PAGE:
What type of car is cheapest to run in Switzerland?
A new study by the Federal Office for the Environment has revealed which type of motor vehicle is the cheapest to run in Switzerland. In what is likely a surprise for many, the report found that once purchase price, depreciation, vehicle taxes, fuel, car insurance and other factors are considered, electric cars are actually some of the most affordable motors you can buy.
Swiss government study reveals which car is cheapest to run
To create the study, the Swiss government calculated how much it would cost to buy 50 different brand-new models of car, use the vehicle to travel 15.000 kilometres per year for eight years, and then sell the car on. The cars were placed into small, medium, superior and SUV categories, and subdivided by whether they were powered by gasoline (petrol and diesel), electricity, or if they were hybrid
The data used the official findings of each motor car’s manufacturer and was verified with data from mechanics, private insurance providers and tyre companies. What they found was quite surprising:
Electric cars in Switzerland cheapest to buy, run and sell
It turns out, in every single category, electric cars were found to cost less than any other type, while hybrid and combustion vehicles cost roughly the same. In fact, electric cars in the “superior class” were more than 20.000 Swiss francs cheaper to buy, run and sell on than their fossil-fuelled counterparts.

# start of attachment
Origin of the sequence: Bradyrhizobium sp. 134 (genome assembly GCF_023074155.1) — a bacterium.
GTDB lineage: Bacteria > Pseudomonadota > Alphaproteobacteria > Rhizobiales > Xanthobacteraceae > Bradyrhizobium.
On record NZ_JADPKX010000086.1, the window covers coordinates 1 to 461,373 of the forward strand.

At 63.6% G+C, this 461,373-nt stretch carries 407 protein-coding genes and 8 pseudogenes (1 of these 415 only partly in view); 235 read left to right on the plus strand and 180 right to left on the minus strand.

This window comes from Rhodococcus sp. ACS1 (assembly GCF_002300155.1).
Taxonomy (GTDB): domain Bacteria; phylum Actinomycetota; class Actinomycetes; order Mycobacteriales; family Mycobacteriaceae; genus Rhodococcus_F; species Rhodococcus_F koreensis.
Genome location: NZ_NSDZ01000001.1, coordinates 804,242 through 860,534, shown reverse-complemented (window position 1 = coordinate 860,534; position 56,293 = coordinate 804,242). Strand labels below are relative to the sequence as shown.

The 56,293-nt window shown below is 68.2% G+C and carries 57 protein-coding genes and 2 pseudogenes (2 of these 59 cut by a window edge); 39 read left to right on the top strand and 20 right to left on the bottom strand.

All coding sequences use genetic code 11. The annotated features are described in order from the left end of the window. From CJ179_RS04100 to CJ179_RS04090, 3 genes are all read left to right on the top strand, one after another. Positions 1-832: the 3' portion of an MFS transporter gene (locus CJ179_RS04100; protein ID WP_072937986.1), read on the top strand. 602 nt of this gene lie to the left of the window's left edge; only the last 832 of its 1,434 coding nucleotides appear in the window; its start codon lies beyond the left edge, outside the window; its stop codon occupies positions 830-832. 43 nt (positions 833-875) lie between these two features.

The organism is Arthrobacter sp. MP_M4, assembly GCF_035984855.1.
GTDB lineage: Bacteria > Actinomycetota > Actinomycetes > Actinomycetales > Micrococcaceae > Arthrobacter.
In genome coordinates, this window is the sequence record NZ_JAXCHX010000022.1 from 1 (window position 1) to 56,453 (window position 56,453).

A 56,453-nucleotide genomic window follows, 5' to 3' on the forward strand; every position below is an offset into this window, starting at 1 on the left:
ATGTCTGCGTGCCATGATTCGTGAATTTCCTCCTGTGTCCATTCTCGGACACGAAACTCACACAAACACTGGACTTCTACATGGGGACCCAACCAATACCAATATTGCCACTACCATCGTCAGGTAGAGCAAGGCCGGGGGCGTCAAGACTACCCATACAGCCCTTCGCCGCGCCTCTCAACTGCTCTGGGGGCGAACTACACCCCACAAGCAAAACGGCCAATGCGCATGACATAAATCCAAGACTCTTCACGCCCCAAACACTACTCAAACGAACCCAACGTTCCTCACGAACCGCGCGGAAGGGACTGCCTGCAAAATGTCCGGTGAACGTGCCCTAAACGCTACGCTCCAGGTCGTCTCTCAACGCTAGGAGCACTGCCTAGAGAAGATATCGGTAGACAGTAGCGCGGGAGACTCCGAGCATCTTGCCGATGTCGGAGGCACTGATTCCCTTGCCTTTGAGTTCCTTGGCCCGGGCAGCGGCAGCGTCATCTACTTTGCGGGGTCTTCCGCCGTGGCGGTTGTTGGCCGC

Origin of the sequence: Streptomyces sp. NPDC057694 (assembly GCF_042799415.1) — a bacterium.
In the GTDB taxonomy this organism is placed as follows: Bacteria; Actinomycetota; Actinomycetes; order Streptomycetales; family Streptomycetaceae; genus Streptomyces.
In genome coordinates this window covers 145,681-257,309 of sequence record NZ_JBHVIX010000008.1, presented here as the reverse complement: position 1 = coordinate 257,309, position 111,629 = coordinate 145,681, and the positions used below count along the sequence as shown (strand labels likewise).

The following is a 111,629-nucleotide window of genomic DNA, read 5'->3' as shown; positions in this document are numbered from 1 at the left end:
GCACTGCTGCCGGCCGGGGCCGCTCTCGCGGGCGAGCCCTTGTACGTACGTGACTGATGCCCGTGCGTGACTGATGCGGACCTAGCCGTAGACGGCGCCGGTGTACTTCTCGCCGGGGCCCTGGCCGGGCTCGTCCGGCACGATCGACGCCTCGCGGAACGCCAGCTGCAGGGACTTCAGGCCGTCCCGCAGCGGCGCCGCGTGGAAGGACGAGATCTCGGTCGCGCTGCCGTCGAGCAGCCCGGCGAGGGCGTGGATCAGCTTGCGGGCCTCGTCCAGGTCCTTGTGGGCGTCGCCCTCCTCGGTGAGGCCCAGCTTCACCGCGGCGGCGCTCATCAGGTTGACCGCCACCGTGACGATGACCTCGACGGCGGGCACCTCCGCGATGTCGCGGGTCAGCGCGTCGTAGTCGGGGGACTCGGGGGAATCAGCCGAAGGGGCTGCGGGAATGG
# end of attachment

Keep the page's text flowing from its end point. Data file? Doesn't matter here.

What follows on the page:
In the other categories, the total cost of an electric car was between 2.700 and 13.000 Swiss francs cheaper in the long run. The government explained that after running the car for eight years, the total fuel costs associated with combustion engines started to outweigh the initially higher price of an electric vehicle.
However, as the amount of time at the wheel is reduced, the picture begins to change: if the total mileage per year is reduced from 15.000 to 10.000 kilometres per year, and the duration of ownership is dropped from eight to six years, electric cars are around 4 percent more expensive than their gas-guzzling rivals.
Thumb image: Shutterstock.com / Michael Derrer Fuchs